I ascended the two sets of 89 steps, representing the leader’s age at death. Within the main entrance is an enormous bronze statue of Chiang. A library and museum are at ground level.


At ground level, I turned for a final look. To my delight, a half rainbow suspended over the left side of the Memorial Hall.


Longshan Temple dates back to 1738. Taoists, Buddists, Christians, and non-believers gather here seven days a week. I marveled at the numerous gorgeous bouquets, cooked dinners, fresh fruit, and other items spread out on long tables as sacrifices to the gods.


Incense permeated the interior as people chanted, bowed, and told their own fortunes by smashing pottery and randomly selecting numbered messages. Unwed young women assembled before a definitive gold idol to pray for a husband.


Regardless of one’s faith, there was an undeniably strong feeling of spirituality in the temple. The best times to visit to see the crowds are around 6 A.M., 8 A.M., and 5 P.M.



Nefertiti’s Head, sculpted by wind and waves, at Yehliu Geopark


Day 3


Heading to the northern coast, I asked the driver to stop. Commercial fishing vessels adorned with glass lanterns and a Taiwanese flag captured my attention.  Attractive triangular concrete barriers safeguarded the shoreline from typhoons.


Approximately an hour north of Taiwan’s capital in the rural Jinshan District of New Taipei City is the tranquil Dharma Drum Mountain. Founded by the late Ch’an (Zen) Master Sheng-yen, this is the international headquarters and campus for Buddhist spiritual life, culture, and education.


Garbed in plain robes, monks from Taiwan and other nations nodded and smiled as they passed by. Global affiliated temples and centers are found in 14 countries across Asia, Europe, Oceania, and North America. See


Situated on a cape is Yehliu Geopark, my favorite venue in Taiwan. Known to geologists as Yehliu Promontory, this part of the Taliao Miocene Formation stretches over a mile into the ocean. It was formed as geological forces pushed Datun Mountain out to sea.


Women wearing colorful sun hats scrubbed algae and debris off boulders along the coastline. Visitors scurried about mushroom-shaped formations and viewed fairy shoes, a hippopotamus, beehives, and other peculiarities carved over time by wind and waves.


Never have I witnessed more nature-perfected sculptures. Perhaps the best known is the “Queen’s Head” (Egyptian Queen Nefertiti).  People stand impatiently in line to photograph the stone queen at the correct angle.


Located in the town of Jingua Rock is Gold Ecological Park, which comprises a huge part of Taiwan’s human and natural heritage. Gold and copper were discovered here, respectively, in 1889 and 1905. The nation’s premier ecology museum features exhibits on the area’s mining culture. We were allowed to touch a 485-pound gold bar and watched as other visitors panned for gold outside.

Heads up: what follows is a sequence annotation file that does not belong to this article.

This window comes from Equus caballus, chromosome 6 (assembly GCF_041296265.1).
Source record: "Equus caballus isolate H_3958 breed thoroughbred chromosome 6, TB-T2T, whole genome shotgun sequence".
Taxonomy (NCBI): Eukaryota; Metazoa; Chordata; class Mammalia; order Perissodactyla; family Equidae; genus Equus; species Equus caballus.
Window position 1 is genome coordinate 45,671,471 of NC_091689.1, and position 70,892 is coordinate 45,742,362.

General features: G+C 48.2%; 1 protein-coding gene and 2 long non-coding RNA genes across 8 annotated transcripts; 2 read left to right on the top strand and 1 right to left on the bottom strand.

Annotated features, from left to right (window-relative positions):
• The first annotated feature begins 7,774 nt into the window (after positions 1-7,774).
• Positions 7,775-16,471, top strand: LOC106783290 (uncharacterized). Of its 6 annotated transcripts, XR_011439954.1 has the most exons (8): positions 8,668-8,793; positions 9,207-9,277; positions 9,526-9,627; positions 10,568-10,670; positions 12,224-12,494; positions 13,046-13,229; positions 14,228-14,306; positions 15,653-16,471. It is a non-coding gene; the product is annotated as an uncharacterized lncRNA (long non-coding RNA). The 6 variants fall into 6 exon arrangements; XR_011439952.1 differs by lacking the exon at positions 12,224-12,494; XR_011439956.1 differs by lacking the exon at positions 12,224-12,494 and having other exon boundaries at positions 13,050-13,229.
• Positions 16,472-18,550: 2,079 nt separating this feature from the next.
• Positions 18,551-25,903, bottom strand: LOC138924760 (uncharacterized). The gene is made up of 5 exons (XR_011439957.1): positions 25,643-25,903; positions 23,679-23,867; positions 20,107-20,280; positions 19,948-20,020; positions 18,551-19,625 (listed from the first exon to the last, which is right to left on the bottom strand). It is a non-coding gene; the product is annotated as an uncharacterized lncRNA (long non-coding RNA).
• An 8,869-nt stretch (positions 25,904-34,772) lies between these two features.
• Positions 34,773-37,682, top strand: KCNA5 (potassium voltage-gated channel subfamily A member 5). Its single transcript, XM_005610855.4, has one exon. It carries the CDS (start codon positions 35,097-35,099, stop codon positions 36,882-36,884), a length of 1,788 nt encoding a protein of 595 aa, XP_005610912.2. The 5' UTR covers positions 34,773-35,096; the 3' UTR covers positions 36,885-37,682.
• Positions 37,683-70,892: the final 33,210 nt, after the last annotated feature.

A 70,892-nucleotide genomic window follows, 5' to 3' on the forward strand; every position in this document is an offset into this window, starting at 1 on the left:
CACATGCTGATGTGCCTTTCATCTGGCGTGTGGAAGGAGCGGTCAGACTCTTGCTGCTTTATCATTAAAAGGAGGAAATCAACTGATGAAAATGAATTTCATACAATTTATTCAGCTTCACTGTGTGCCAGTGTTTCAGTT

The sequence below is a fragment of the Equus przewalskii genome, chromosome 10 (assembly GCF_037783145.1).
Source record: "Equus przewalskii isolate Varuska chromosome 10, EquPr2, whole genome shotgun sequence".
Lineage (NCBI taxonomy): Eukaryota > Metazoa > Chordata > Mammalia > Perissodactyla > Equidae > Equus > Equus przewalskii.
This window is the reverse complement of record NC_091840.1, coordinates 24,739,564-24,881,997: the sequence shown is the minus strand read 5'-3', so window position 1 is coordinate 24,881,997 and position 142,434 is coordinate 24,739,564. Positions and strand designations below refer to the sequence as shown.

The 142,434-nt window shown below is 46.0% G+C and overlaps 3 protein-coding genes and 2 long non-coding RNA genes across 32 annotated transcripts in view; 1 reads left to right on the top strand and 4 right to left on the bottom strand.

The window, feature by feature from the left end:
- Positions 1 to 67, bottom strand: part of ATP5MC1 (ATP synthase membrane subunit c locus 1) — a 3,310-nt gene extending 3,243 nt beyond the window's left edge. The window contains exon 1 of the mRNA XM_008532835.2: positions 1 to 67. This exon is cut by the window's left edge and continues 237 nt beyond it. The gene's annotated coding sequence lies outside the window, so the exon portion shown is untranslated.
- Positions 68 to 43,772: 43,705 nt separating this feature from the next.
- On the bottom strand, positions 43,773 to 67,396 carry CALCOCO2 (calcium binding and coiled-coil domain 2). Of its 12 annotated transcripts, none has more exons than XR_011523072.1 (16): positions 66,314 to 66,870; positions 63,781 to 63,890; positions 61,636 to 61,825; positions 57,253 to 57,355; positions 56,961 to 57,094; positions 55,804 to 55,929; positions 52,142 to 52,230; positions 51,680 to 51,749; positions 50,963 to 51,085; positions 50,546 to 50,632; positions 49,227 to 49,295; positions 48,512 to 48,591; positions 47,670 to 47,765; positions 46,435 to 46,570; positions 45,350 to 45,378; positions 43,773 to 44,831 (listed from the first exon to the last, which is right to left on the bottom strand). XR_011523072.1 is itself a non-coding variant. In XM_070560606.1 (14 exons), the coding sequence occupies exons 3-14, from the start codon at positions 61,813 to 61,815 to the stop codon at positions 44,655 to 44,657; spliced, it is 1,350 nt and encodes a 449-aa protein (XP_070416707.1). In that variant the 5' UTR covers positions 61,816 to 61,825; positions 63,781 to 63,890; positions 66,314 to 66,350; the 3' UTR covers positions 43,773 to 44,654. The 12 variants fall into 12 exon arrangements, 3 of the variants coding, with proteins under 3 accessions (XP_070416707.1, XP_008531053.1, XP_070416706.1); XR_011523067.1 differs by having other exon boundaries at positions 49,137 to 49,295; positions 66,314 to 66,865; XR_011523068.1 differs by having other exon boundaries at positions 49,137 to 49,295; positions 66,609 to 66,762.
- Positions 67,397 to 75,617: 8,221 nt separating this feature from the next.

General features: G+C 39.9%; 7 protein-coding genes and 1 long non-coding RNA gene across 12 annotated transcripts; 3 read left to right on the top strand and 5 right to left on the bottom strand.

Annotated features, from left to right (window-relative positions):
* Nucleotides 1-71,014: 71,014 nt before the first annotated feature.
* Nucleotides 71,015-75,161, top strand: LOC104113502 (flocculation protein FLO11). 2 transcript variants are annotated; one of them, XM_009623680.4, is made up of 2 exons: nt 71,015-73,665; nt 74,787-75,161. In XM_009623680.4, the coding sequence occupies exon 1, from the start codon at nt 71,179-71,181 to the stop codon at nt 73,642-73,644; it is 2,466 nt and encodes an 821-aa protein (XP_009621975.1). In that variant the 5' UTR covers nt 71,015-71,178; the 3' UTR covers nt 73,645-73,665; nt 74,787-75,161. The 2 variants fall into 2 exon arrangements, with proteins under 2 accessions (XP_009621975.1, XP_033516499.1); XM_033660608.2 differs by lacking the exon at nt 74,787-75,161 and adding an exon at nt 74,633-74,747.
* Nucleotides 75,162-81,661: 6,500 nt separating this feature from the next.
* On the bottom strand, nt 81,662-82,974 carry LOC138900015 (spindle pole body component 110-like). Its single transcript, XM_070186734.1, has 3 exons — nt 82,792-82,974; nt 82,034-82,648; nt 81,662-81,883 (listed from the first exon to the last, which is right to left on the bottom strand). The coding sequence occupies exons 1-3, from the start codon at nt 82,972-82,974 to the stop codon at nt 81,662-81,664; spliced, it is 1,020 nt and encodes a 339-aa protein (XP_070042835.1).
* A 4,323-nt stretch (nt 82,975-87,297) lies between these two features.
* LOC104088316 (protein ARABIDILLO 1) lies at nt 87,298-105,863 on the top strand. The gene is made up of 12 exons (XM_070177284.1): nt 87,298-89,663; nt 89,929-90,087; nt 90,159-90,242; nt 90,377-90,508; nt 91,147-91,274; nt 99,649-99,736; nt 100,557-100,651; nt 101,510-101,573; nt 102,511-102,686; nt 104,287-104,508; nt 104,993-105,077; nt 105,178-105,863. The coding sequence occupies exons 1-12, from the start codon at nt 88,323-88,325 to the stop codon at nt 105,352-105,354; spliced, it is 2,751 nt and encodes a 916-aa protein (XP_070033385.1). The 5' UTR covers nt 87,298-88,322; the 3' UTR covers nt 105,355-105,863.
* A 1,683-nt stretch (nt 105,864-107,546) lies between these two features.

We briefly examined the simple one-storied Crown Prince Chalet, constructed for a Japanese crown prince’s visit during Japanese reign on Taiwan. We also glimpsed a former WW II POW camp.


Also in the town of Wanli, the Dragon Ball Restaurant serves an array of tasty fish, noodles, sushi, and vegetables. For dessert, we chomped into a doughy bunny filled with sweet red bean sauce.


On the way back to Taipei, we stopped to admire a charming golden waterfall and the ruins of the abandoned Shisancheng Ore Refinery where gold was once processed. Although this was a whirlwind journey, I am convinced that we saw the best of northern Taiwan.


A Brief History of Taiwan and Taipei

Fishing vessel on the northern coast. Commercial fishing remains vital to Taiwan’s economy

The Republic of China (ROC) or Taiwan was also named Formosa meaning “Beautiful Island” by sixteenth century Portuguese explorers. This small island nation lies 99 miles over the Taiwan Strait from the southeast coast of mainland China.

Taiwan is a bit of an anomaly. Throughout the centuries, the Dutch, Spanish, and Japanese have ruled all or part of it. ROC was formed in mainland China in 1911 following the termination of the Qing Dynasty.

Taiwan’s political status remains disputed because the People’s Republic of China (mainland China) under Communist rule still claims it. Both countries maintain separate governments, fly distinct national flags, and issue different passports and currencies. Mainland China is a member of the UN. Taiwan is not. Yet, the two nations trade together and fly passengers back and forth.




October 31, 2011, marked the maiden flight of Eva Airlines from JFK.  Chinese Americans and other New York City dwellers are no longer limited to service from Newark.  Free shuttle service for EVA passengers runs part of the year from select areas.


EVA, a Taiwanese airline, is a pleasant means to Asian destinations. The service is excellent for Elite and even for coach. Flight attendants regularly offer water and juice and ensure that passengers are comfortable. Even the meals are above average for airplane food.


The airline also flies from Los Angeles, San Francisco, Seattle, Toronto, and Vancouver. See




When planning your trip, consider the climate. Taipei is affected by the Pacific typhoon season which occurs between June and October. Summers are extremely hot and humid with heavy rainstorms. Winters are short, mild, and often foggy.